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Evaluating the response of mammalian cells to pH perturbations using a parallel microwell approach

Da Silva Damas Pinto, AC; (2016) Evaluating the response of mammalian cells to pH perturbations using a parallel microwell approach. Doctoral thesis (Ph.D), UCL (University College London).

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Abstract

Currently, the production of mAbs in mammalian cells plays a significant part in the biopharmaceutical industry. Consequently, the increased market has led to a need for increased production volumes and a drive to improve process efficiency. One of the key parameters that has a significant impact on the cell growth and metabolism, mAb productivity and quality is the pH. The understanding of the response of mammalian cells to pH perturbations is critical. Therefore, a scale-down model of the pH effects on an industrial GSCHO cell line (CHO-CY01) growth and mAb (IgG4) production was developed. A scale translation criteria of matching mixing times (< 5 ) and energy dissipation rates (10 −3 ) was found to be more reliable to set the microwell plates (24-SRW MTPs) and shake flasks as a scale-down models of a 5L-STR bioreactor CHO-CY01 cell line bath and fed-batch cultures. A high-throughput online multi-parametric analysis method of mammalian cell cellular activity at 24-SRW MTP was developed, where the Presens 24-SRW MTPs were exclusively used for the online monitoring of the process parameter. Therefore, it was possible to evaluate the effects of different 2 and pH profiles created with 2/pH shifts on the CHO-CY01 cell line kinetics. A culture pH higher than 7.50 caused an excessive lactate production. While, culture pHs between pH 6.70 - 6.80 inhibited the cell growth and lactate production, pH 6.60 – 6.70 caused an increase in ammonium production and pH < 6.60 triggered cell apoptosis. Therefore, it became important to identify the lactate and ammonium inhibition kinetics. It was found that an initial lactate concentration of 4.08 −1 and an initial ammonium concentration of 18.1 −1 reduced to half the specific growth rate. Ultimately, the optimal pH for IgG4 production was at pH 6.85 ± 0.02, where the maximum specific antibody production rate (10.50 10−9 −1 −1 ) with the minimal lactate production was reached.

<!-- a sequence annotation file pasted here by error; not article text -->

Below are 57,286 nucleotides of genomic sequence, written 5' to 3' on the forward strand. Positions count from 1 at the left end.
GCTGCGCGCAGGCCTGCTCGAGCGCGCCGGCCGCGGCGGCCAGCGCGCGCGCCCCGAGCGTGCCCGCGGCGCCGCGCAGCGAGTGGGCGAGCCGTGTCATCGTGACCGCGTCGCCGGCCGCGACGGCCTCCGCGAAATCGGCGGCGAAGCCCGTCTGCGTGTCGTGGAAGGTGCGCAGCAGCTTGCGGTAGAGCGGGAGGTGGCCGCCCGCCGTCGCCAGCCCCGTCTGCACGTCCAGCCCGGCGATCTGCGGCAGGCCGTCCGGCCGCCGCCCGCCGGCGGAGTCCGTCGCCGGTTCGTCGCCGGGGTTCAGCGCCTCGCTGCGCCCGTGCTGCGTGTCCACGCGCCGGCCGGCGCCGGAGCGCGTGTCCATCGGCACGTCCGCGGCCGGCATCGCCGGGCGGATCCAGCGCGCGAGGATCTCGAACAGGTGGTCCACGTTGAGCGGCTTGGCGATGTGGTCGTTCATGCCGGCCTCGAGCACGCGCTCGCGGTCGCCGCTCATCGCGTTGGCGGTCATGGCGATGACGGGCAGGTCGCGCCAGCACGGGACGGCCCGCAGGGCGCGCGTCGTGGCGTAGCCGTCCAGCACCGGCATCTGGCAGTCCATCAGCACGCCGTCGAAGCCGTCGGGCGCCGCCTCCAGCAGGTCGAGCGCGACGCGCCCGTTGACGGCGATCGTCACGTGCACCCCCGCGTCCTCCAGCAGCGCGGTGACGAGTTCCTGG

Type: Thesis (Doctoral)
Qualification: Ph.D
Title: Evaluating the response of mammalian cells to pH perturbations using a parallel microwell approach
Event: UCL (University College London)
Language: English
UCL classification: UCL > Provost and Vice Provost Offices
UCL > Provost and Vice Provost Offices > UCL BEAMS
UCL > Provost and Vice Provost Offices > UCL BEAMS > Faculty of Engineering Science
UCL > Provost and Vice Provost Offices > UCL BEAMS > Faculty of Engineering Science > Dept of Biochemical Engineering
URI: http://discovery.ucl.ac.uk/id/eprint/1489661
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